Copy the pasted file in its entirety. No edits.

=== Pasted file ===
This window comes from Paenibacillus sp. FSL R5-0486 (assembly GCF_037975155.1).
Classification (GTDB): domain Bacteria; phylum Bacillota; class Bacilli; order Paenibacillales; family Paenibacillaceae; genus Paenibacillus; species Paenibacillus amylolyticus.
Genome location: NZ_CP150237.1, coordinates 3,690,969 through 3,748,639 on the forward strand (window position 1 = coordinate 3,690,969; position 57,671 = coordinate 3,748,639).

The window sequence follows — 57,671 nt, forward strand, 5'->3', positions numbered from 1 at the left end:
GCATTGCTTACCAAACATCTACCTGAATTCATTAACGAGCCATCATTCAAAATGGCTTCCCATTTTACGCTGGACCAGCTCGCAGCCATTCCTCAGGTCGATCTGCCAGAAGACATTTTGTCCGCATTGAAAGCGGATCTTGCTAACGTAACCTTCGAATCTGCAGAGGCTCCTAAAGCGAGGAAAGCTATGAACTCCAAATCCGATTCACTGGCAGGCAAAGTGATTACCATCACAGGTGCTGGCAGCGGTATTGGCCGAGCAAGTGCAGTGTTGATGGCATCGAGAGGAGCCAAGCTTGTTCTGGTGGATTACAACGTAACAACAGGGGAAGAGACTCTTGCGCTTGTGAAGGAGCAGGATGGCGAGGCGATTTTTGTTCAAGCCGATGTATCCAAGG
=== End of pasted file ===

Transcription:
This window comes from Paenibacillus sp. FSL R5-0486 (assembly GCF_037975155.1).
Classification (GTDB): domain Bacteria; phylum Bacillota; class Bacilli; order Paenibacillales; family Paenibacillaceae; genus Paenibacillus; species Paenibacillus amylolyticus.
Genome location: NZ_CP150237.1, coordinates 3,690,969 through 3,748,639 on the forward strand (window position 1 = coordinate 3,690,969; position 57,671 = coordinate 3,748,639).

The window sequence follows — 57,671 nt, forward strand, 5'->3', positions numbered from 1 at the left end:
GCATTGCTTACCAAACATCTACCTGAATTCATTAACGAGCCATCATTCAAAATGGCTTCCCATTTTACGCTGGACCAGCTCGCAGCCATTCCTCAGGTCGATCTGCCAGAAGACATTTTGTCCGCATTGAAAGCGGATCTTGCTAACGTAACCTTCGAATCTGCAGAGGCTCCTAAAGCGAGGAAAGCTATGAACTCCAAATCCGATTCACTGGCAGGCAAAGTGATTACCATCACAGGTGCTGGCAGCGGTATTGGCCGAGCAAGTGCAGTGTTGATGGCATCGAGAGGAGCCAAGCTTGTTCTGGTGGATTACAACGTAACAACAGGGGAAGAGACTCTTGCGCTTGTGAAGGAGCAGGATGGCGAGGCGATTTTTGTTCAAGCCGATGTATCCAAGG